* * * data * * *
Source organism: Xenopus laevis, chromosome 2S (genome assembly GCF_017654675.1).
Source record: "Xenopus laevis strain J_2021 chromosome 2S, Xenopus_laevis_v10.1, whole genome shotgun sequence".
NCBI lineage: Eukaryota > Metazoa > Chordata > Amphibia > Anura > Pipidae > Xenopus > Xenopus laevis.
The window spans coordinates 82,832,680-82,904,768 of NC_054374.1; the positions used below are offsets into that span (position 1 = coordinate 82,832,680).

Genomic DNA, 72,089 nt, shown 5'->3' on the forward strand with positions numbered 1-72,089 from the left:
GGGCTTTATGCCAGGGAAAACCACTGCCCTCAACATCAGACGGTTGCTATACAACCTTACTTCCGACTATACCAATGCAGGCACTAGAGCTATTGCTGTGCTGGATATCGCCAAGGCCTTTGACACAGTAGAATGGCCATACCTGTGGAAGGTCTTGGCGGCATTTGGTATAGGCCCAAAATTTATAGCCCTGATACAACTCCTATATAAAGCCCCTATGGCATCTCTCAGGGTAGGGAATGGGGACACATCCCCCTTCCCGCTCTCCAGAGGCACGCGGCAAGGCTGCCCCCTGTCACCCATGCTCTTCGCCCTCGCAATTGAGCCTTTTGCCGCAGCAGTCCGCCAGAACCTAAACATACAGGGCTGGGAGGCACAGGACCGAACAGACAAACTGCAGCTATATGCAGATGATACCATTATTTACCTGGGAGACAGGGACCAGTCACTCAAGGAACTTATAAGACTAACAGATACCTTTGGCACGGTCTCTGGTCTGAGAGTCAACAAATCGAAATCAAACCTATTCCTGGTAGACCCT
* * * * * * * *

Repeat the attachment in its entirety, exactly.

Source organism: Xenopus laevis, chromosome 2S (genome assembly GCF_017654675.1).
Source record: "Xenopus laevis strain J_2021 chromosome 2S, Xenopus_laevis_v10.1, whole genome shotgun sequence".
NCBI lineage: Eukaryota > Metazoa > Chordata > Amphibia > Anura > Pipidae > Xenopus > Xenopus laevis.
The window spans coordinates 82,832,680-82,904,768 of NC_054374.1; the positions used below are offsets into that span (position 1 = coordinate 82,832,680).

Genomic DNA, 72,089 nt, shown 5'->3' on the forward strand with positions numbered 1-72,089 from the left:
GGGCTTTATGCCAGGGAAAACCACTGCCCTCAACATCAGACGGTTGCTATACAACCTTACTTCCGACTATACCAATGCAGGCACTAGAGCTATTGCTGTGCTGGATATCGCCAAGGCCTTTGACACAGTAGAATGGCCATACCTGTGGAAGGTCTTGGCGGCATTTGGTATAGGCCCAAAATTTATAGCCCTGATACAACTCCTATATAAAGCCCCTATGGCATCTCTCAGGGTAGGGAATGGGGACACATCCCCCTTCCCGCTCTCCAGAGGCACGCGGCAAGGCTGCCCCCTGTCACCCATGCTCTTCGCCCTCGCAATTGAGCCTTTTGCCGCAGCAGTCCGCCAGAACCTAAACATACAGGGCTGGGAGGCACAGGACCGAACAGACAAACTGCAGCTATATGCAGATGATACCATTATTTACCTGGGAGACAGGGACCAGTCACTCAAGGAACTTATAAGACTAACAGATACCTTTGGCACGGTCTCTGGTCTGAGAGTCAACAAATCGAAATCAAACCTATTCCTGGTAGACCCT